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UGLY Open Ahead

Stocks are set to plummet at the open as crude oil collapsed overnight. The revisiting of the February 28 low is here and we need to see if divergences develop to indicate a successful retest and the next step in the bottoming process. Trading today and over the next few days is going to be frenetic. I imagine enormous intra-day moves with many bouts of panic selling and margin calls.

This correction continues to set precedents for its speed and depth. I have heard from many people asking if a long-term bear market has begun. Based on history, long-term bear markets do not begin with bang like we have seen over the past few weeks. While I absolutely do not believe this is anything like 2007-2009, even then, there were rolling 10%+ declines and rallies along the way.

Let’s say I am wrong.

Even then, stocks are still supposed to entering a bottoming period this month with a strong rally into summer before rolling over again. It’s that rally, just like every other rally from a 10%+ decline since the bull market began in 2009, that should indicate whether there is more downside ahead. In all of the previous 8 corrections since 2009, the rally indicated bull market staying power. We will see this time around as well after stocks have a chance to calm down from panic levels.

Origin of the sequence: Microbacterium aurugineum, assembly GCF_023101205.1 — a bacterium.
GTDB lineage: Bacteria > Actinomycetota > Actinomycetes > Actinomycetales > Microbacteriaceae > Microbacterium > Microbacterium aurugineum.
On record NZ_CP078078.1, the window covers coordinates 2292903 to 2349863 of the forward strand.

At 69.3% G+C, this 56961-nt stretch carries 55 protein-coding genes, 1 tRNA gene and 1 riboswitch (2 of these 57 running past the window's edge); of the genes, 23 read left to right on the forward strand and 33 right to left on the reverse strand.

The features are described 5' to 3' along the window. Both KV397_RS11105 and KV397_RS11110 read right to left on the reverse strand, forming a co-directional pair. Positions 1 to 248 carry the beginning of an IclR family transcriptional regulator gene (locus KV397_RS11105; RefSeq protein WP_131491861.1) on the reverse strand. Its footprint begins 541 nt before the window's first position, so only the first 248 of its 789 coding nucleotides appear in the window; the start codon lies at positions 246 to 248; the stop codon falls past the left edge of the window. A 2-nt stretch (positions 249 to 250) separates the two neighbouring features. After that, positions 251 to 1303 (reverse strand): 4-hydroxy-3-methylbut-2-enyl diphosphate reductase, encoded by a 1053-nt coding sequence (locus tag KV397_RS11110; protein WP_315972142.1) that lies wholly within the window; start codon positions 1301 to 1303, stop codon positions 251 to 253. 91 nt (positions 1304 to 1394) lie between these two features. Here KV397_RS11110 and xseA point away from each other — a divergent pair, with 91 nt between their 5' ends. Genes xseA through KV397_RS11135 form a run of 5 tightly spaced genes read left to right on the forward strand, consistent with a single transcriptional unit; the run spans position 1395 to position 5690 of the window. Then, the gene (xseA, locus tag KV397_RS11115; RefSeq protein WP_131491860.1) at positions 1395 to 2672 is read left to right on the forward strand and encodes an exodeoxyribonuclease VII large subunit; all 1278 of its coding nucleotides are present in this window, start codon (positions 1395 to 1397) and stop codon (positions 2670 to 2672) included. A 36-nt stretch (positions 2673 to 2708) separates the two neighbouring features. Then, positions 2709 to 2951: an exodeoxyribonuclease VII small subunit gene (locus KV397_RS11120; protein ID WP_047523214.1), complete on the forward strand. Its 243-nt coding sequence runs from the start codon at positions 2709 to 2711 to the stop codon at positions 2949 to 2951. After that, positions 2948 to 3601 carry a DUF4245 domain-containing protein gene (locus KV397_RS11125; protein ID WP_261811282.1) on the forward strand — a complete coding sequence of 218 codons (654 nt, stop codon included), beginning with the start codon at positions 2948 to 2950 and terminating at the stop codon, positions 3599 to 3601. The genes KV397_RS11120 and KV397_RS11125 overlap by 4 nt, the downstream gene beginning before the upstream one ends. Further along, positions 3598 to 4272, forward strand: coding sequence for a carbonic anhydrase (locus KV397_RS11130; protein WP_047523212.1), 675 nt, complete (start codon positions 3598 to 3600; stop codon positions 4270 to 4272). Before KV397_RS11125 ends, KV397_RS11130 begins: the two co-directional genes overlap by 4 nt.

I will have more in a larger update tomorrow.

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Internal Bottom, More Downside Left, Dow 30K and Powell’s Blunder

On Monday, I spent a good deal of time publishing 9th Correction of the Bull Market – Dow 30,000 Coming in Q3. I think I did a pretty good job of putting the correction into proper context against the 8 other corrections during this bull market. So far, last Friday certainly has all the makings of the internal or momentum low I usually discuss during corrections. I will spare you and not post a deluge of charts, but here are some indicators that screamed.

Why the Stock Market Bottomed on Friday

Put/call ratios which widespread negativity, the exact opposite of the greed they showed for all of 2020 into the peak. Percentage of stocks above their 10, 50 and 200 day moving averages all plummeted to levels seen near lows. Down volume and stocks going down surged to 90% on two occasions. McClellan Oscillator, an indicator of stocks going up and down, saw one its lowest readings ever recorded. Only October 19, 1987 and August 11, 2011 were lower. Number of stocks making new 52 week lows spiked to more than 950.

Price sees its fastest move from an all-time high to a correction as well as four-month low. All (almost) assets collapse with U.S. stocks like gold, oil and emerging markets. Volatility as measured by the popular VIX soared to nearly 50, a level which always comes near bottoms in a bull market. Volume in ETFs which profit when stocks go down exploded higher as did volume in the most popular conventional ETFs, like SPY and QQQ.

Believe it or not, there is a lot more. So many things were lining up for a bottom coming. It was easy to know the market was close to a low in time as I wrote, but where in price was a different matter.